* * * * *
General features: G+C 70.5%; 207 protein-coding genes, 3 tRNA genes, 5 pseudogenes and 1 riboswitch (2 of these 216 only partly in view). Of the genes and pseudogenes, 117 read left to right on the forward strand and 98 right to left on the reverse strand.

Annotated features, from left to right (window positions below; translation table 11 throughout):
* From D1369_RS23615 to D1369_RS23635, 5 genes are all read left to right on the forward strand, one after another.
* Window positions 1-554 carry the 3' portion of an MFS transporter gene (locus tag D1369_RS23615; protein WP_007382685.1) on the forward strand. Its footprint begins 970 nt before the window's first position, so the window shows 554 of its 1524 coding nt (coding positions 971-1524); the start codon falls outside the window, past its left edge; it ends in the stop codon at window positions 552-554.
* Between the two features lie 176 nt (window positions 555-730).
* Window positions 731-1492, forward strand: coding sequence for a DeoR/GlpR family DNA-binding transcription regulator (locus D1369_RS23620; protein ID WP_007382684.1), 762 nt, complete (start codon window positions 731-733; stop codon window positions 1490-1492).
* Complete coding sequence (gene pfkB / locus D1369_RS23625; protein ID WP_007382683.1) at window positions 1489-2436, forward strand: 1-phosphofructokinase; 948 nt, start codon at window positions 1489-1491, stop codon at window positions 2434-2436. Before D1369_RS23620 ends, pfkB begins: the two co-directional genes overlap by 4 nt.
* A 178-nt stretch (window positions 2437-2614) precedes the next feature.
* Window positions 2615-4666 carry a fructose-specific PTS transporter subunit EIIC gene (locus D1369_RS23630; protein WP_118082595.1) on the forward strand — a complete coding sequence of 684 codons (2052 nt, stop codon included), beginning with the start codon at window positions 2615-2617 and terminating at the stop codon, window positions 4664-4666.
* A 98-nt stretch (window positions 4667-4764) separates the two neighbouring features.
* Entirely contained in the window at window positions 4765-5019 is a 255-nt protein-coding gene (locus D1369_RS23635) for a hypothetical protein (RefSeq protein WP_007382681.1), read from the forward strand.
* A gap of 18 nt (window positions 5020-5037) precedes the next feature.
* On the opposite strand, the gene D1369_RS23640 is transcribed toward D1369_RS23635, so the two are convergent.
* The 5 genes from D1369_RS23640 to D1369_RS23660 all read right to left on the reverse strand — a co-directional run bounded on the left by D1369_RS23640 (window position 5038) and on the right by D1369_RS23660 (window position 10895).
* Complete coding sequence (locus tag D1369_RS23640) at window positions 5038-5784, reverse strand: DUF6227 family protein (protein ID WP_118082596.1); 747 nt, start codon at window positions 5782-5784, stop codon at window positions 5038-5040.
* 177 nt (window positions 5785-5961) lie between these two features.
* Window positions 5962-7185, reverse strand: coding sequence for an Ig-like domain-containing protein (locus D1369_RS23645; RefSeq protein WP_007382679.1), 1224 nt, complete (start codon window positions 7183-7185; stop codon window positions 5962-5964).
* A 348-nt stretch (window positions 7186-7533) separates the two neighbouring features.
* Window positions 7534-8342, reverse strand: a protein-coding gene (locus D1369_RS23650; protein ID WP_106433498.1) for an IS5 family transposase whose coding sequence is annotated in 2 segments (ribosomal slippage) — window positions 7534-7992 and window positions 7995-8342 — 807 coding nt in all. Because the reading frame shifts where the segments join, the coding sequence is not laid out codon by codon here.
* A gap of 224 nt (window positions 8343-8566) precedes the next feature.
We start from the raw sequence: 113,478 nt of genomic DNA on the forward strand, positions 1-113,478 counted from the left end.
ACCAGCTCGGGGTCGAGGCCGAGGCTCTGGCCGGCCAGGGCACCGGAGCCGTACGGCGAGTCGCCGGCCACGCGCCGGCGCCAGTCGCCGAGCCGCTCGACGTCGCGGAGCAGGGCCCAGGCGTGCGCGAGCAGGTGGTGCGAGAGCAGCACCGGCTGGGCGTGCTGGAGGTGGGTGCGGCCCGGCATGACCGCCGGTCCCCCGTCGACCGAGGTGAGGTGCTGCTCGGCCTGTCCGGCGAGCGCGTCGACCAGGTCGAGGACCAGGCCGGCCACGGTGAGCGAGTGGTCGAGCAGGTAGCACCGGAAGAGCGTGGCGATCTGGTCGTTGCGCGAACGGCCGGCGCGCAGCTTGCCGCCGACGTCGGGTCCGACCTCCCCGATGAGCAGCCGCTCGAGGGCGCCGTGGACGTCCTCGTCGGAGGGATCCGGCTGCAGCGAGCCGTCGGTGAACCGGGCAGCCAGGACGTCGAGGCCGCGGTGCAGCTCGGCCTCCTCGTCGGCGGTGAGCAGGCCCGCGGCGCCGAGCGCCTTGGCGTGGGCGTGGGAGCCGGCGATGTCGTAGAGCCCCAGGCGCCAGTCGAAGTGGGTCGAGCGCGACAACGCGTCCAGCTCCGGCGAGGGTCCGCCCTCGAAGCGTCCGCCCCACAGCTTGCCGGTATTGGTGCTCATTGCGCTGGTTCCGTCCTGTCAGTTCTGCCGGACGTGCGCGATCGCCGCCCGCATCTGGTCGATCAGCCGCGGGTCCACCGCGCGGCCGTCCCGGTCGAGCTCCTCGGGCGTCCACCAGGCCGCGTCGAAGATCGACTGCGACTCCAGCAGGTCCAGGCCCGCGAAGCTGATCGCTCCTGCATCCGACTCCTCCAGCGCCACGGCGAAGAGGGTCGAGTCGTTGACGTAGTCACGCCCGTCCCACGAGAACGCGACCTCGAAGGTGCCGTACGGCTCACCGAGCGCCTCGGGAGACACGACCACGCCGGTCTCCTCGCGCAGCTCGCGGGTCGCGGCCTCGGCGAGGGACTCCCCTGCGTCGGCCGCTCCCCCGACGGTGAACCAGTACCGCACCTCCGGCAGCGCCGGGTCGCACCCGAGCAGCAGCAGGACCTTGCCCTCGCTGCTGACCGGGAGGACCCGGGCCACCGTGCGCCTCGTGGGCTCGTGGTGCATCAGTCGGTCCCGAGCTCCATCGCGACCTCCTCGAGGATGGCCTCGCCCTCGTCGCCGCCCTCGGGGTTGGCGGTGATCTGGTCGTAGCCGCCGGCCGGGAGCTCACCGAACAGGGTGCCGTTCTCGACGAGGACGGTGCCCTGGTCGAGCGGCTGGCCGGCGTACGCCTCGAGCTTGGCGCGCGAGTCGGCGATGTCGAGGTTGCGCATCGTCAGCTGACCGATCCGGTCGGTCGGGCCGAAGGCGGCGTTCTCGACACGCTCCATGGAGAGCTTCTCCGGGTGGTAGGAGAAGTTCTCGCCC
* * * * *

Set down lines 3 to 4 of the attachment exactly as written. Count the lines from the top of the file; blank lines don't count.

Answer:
* From D1369_RS23615 to D1369_RS23635, 5 genes are all read left to right on the forward strand, one after another.
* Window positions 1-554 carry the 3' portion of an MFS transporter gene (locus tag D1369_RS23615; protein WP_007382685.1) on the forward strand. Its footprint begins 970 nt before the window's first position, so the window shows 554 of its 1524 coding nt (coding positions 971-1524); the start codon falls outside the window, past its left edge; it ends in the stop codon at window positions 552-554.